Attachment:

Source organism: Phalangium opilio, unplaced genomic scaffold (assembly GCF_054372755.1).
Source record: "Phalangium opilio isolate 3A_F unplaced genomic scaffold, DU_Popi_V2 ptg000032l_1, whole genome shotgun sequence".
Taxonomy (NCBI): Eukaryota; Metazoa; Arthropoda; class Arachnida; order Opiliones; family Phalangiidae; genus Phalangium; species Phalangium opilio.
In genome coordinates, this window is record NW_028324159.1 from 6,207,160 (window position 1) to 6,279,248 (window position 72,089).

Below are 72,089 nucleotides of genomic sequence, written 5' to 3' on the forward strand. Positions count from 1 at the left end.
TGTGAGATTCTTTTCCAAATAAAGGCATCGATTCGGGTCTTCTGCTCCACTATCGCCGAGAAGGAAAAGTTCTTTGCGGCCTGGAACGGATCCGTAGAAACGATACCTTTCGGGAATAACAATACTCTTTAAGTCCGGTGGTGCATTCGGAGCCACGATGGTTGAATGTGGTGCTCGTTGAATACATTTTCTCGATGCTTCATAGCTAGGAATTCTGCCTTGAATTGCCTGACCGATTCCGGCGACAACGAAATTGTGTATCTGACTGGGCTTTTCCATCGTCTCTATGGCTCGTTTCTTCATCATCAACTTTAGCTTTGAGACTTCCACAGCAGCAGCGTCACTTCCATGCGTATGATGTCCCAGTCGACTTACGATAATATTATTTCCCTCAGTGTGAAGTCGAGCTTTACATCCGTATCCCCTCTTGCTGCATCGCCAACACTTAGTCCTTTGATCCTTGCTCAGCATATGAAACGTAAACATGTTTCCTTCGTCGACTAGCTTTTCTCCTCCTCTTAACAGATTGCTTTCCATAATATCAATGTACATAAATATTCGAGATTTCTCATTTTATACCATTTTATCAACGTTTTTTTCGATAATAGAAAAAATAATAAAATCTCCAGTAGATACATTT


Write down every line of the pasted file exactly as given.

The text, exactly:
Source organism: Phalangium opilio, unplaced genomic scaffold (assembly GCF_054372755.1).
Source record: "Phalangium opilio isolate 3A_F unplaced genomic scaffold, DU_Popi_V2 ptg000032l_1, whole genome shotgun sequence".
Taxonomy (NCBI): Eukaryota; Metazoa; Arthropoda; class Arachnida; order Opiliones; family Phalangiidae; genus Phalangium; species Phalangium opilio.
In genome coordinates, this window is record NW_028324159.1 from 6,207,160 (window position 1) to 6,279,248 (window position 72,089).

Below are 72,089 nucleotides of genomic sequence, written 5' to 3' on the forward strand. Positions count from 1 at the left end.
TGTGAGATTCTTTTCCAAATAAAGGCATCGATTCGGGTCTTCTGCTCCACTATCGCCGAGAAGGAAAAGTTCTTTGCGGCCTGGAACGGATCCGTAGAAACGATACCTTTCGGGAATAACAATACTCTTTAAGTCCGGTGGTGCATTCGGAGCCACGATGGTTGAATGTGGTGCTCGTTGAATACATTTTCTCGATGCTTCATAGCTAGGAATTCTGCCTTGAATTGCCTGACCGATTCCGGCGACAACGAAATTGTGTATCTGACTGGGCTTTTCCATCGTCTCTATGGCTCGTTTCTTCATCATCAACTTTAGCTTTGAGACTTCCACAGCAGCAGCGTCACTTCCATGCGTATGATGTCCCAGTCGACTTACGATAATATTATTTCCCTCAGTGTGAAGTCGAGCTTTACATCCGTATCCCCTCTTGCTGCATCGCCAACACTTAGTCCTTTGATCCTTGCTCAGCATATGAAACGTAAACATGTTTCCTTCGTCGACTAGCTTTTCTCCTCCTCTTAACAGATTGCTTTCCATAATATCAATGTACATAAATATTCGAGATTTCTCATTTTATACCATTTTATCAACGTTTTTTTCGATAATAGAAAAAATAATAAAATCTCCAGTAGATACATTT